It should be noted that although three layers are shown for each of the members 20–24, the members can have a different number of layers. Thus, members formed with two layers or more than three layers are also consistent with the invention.
In one example of the gasket 10 of the invention, each of the silica-filled layers of the first and second members 20, 21 had a nominal thickness of approximately 0.080 inches and was compressible to approximately 50% of the original thickness at the beginning of life. On the other hand, each layer of the unfilled third and fourth members 24, 25 also had a nominal thickness of approximately 0.080 inches, but was compressible to greater than 50% of its the original thickness, as discussed further below with respect to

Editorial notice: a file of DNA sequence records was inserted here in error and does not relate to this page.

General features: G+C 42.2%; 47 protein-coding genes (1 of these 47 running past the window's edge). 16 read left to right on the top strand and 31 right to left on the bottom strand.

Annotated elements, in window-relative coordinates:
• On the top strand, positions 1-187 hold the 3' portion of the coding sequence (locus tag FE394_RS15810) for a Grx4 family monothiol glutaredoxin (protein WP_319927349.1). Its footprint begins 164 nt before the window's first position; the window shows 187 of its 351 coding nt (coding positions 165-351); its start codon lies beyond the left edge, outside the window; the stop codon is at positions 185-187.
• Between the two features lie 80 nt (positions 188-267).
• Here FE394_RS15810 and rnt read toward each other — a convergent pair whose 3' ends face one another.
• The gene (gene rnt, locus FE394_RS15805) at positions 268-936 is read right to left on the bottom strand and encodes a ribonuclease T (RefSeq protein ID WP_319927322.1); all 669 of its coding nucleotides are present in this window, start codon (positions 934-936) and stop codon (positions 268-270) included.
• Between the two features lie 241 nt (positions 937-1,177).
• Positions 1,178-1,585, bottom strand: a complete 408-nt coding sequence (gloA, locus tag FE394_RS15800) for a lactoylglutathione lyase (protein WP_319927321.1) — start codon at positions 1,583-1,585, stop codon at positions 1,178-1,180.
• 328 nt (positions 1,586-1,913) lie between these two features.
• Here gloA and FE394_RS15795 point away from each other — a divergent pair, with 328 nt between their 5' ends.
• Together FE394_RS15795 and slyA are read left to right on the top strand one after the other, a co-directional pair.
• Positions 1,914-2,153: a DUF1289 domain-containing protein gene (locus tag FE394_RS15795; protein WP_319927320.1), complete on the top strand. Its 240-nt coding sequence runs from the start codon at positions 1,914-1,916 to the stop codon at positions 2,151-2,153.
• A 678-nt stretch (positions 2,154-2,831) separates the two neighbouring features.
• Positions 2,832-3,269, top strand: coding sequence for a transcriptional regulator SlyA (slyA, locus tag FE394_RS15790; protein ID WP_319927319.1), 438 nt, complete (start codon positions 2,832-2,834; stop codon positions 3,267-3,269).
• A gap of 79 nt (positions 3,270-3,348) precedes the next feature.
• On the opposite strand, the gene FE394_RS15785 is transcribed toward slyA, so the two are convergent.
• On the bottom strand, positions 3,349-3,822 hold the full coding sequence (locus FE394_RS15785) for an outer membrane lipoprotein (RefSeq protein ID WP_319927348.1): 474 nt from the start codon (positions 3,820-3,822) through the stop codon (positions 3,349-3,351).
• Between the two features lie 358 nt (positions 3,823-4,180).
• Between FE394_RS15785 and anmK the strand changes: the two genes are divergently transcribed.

Regardless of choice of material, however, in the present illustrative case, the first and second members 20, 21 are completely filled with silica powder and the third and fourth members 24, 25 are unfilled. By this selective filling of the gasket members, the gasket 10 exhibits the above-mentioned different compressibilities to the end faces of the end plates 15 a, 15 b and the end faces of the bipolar plates 19 so as to help compensate for the difference in growth (greater growth) of the bipolar plates as compared to the end plates.
Particularly, as described above, the silica-filled first and second members 20, 21 have lower compressibility than the unfilled third and fourth members 24, 25. As also described above, and as shown in